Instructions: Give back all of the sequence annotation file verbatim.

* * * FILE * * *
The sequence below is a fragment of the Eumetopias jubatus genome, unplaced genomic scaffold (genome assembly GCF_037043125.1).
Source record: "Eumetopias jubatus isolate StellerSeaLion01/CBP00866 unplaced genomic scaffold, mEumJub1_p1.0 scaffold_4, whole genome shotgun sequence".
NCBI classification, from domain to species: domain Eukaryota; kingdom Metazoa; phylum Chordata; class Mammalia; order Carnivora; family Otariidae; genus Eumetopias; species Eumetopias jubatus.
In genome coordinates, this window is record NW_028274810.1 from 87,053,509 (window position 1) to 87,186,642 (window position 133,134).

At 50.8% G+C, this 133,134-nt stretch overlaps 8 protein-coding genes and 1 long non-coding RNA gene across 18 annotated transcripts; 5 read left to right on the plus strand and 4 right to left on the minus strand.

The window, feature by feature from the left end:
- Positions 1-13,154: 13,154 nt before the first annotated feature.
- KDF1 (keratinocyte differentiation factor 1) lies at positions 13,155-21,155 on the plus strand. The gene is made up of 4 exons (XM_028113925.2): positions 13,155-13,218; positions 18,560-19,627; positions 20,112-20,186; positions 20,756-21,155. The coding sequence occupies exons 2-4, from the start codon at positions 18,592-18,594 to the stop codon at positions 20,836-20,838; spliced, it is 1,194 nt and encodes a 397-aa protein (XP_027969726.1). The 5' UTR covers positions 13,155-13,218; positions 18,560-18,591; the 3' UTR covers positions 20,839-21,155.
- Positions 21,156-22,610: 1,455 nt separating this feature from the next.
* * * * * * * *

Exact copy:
The sequence below is a fragment of the Eumetopias jubatus genome, unplaced genomic scaffold (genome assembly GCF_037043125.1).
Source record: "Eumetopias jubatus isolate StellerSeaLion01/CBP00866 unplaced genomic scaffold, mEumJub1_p1.0 scaffold_4, whole genome shotgun sequence".
NCBI classification, from domain to species: domain Eukaryota; kingdom Metazoa; phylum Chordata; class Mammalia; order Carnivora; family Otariidae; genus Eumetopias; species Eumetopias jubatus.
In genome coordinates, this window is record NW_028274810.1 from 87,053,509 (window position 1) to 87,186,642 (window position 133,134).

At 50.8% G+C, this 133,134-nt stretch overlaps 8 protein-coding genes and 1 long non-coding RNA gene across 18 annotated transcripts; 5 read left to right on the plus strand and 4 right to left on the minus strand.

The window, feature by feature from the left end:
- Positions 1-13,154: 13,154 nt before the first annotated feature.
- KDF1 (keratinocyte differentiation factor 1) lies at positions 13,155-21,155 on the plus strand. The gene is made up of 4 exons (XM_028113925.2): positions 13,155-13,218; positions 18,560-19,627; positions 20,112-20,186; positions 20,756-21,155. The coding sequence occupies exons 2-4, from the start codon at positions 18,592-18,594 to the stop codon at positions 20,836-20,838; spliced, it is 1,194 nt and encodes a 397-aa protein (XP_027969726.1). The 5' UTR covers positions 13,155-13,218; positions 18,560-18,591; the 3' UTR covers positions 20,839-21,155.
- Positions 21,156-22,610: 1,455 nt separating this feature from the next.